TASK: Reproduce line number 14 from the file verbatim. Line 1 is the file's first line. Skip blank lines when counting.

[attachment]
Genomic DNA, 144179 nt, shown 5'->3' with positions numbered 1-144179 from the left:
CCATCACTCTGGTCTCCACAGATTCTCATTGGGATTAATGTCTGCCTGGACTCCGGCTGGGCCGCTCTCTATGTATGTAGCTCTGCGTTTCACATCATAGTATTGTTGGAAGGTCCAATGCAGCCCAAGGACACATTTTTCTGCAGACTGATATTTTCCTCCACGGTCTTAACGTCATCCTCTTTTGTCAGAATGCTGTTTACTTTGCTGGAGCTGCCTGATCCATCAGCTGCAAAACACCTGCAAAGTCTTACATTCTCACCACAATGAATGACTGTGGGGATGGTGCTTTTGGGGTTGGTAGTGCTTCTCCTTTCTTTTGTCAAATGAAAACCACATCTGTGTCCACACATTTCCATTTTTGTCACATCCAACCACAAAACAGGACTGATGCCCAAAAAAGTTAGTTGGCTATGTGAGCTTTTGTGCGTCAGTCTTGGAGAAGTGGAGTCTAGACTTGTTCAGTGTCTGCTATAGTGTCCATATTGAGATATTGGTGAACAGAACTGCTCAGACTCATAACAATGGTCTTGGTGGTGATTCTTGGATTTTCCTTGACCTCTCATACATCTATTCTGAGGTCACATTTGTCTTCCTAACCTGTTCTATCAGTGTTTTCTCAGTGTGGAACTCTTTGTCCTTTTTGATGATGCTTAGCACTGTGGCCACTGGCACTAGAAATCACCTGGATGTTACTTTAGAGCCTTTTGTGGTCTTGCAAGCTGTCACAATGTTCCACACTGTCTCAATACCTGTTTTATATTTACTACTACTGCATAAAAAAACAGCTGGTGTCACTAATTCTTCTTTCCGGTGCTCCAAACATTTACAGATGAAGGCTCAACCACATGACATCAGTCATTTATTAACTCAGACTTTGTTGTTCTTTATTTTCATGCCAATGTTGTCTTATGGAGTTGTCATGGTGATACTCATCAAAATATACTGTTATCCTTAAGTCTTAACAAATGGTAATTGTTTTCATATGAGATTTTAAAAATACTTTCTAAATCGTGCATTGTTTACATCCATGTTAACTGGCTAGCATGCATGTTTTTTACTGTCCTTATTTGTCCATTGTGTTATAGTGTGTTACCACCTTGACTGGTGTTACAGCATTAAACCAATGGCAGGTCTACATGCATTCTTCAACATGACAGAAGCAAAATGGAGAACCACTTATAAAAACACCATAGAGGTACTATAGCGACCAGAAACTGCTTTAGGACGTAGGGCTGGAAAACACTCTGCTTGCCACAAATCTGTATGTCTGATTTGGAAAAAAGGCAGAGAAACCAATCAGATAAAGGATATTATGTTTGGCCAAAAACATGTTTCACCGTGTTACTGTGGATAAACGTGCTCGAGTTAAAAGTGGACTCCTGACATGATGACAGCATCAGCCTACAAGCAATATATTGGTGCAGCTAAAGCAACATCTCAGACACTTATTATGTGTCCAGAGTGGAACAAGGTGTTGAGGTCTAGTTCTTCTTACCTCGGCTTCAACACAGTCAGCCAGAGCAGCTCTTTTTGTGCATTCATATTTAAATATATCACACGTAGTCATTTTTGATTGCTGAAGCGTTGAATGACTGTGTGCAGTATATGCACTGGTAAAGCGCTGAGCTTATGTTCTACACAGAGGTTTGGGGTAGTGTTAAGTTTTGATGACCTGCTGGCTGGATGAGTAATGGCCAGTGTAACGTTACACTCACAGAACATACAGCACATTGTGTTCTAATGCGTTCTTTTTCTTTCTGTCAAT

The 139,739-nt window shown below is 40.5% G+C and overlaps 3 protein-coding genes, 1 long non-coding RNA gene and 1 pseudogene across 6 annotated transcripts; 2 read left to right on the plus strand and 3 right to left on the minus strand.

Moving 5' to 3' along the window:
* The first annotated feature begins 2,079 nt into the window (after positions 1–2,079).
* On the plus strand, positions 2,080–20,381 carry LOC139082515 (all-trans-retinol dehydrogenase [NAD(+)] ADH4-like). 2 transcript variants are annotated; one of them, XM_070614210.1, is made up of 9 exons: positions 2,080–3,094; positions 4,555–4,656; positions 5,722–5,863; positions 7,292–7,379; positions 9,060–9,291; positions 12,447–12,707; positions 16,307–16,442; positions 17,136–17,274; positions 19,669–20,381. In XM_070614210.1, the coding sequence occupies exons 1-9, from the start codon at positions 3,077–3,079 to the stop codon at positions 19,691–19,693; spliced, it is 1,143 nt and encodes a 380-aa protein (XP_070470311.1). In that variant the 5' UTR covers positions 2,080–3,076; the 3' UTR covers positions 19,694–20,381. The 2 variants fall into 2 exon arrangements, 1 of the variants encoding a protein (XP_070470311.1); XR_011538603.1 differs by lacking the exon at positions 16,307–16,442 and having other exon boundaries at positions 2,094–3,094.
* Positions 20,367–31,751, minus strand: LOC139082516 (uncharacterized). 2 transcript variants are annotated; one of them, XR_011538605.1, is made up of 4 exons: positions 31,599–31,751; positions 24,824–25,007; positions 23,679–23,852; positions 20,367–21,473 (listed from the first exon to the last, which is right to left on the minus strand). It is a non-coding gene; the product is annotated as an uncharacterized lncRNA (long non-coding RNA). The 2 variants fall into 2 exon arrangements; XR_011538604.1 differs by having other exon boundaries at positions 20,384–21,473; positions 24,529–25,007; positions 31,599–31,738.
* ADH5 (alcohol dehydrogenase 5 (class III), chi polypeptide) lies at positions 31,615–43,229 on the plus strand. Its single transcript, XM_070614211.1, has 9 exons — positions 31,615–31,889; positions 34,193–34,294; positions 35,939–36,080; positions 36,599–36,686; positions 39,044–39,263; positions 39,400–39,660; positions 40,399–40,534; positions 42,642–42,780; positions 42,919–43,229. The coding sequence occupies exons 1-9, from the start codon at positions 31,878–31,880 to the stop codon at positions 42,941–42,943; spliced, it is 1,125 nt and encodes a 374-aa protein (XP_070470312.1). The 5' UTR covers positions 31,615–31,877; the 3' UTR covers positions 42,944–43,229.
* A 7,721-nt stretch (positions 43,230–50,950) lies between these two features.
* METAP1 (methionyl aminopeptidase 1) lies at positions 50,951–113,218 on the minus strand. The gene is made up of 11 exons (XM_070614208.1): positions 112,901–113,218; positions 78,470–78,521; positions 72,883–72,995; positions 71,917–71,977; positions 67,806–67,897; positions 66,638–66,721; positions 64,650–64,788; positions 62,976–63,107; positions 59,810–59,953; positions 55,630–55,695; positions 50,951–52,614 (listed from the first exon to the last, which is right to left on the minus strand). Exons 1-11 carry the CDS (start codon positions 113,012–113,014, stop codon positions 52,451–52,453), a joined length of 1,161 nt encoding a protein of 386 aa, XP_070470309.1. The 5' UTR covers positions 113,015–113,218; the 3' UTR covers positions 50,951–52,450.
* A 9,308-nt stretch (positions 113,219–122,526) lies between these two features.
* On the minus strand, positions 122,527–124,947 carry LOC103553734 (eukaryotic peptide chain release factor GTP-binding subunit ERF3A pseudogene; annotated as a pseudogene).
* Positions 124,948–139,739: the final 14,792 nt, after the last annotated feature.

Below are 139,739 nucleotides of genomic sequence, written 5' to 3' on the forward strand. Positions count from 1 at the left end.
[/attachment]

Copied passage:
Below are 139,739 nucleotides of genomic sequence, written 5' to 3' on the forward strand. Positions count from 1 at the left end.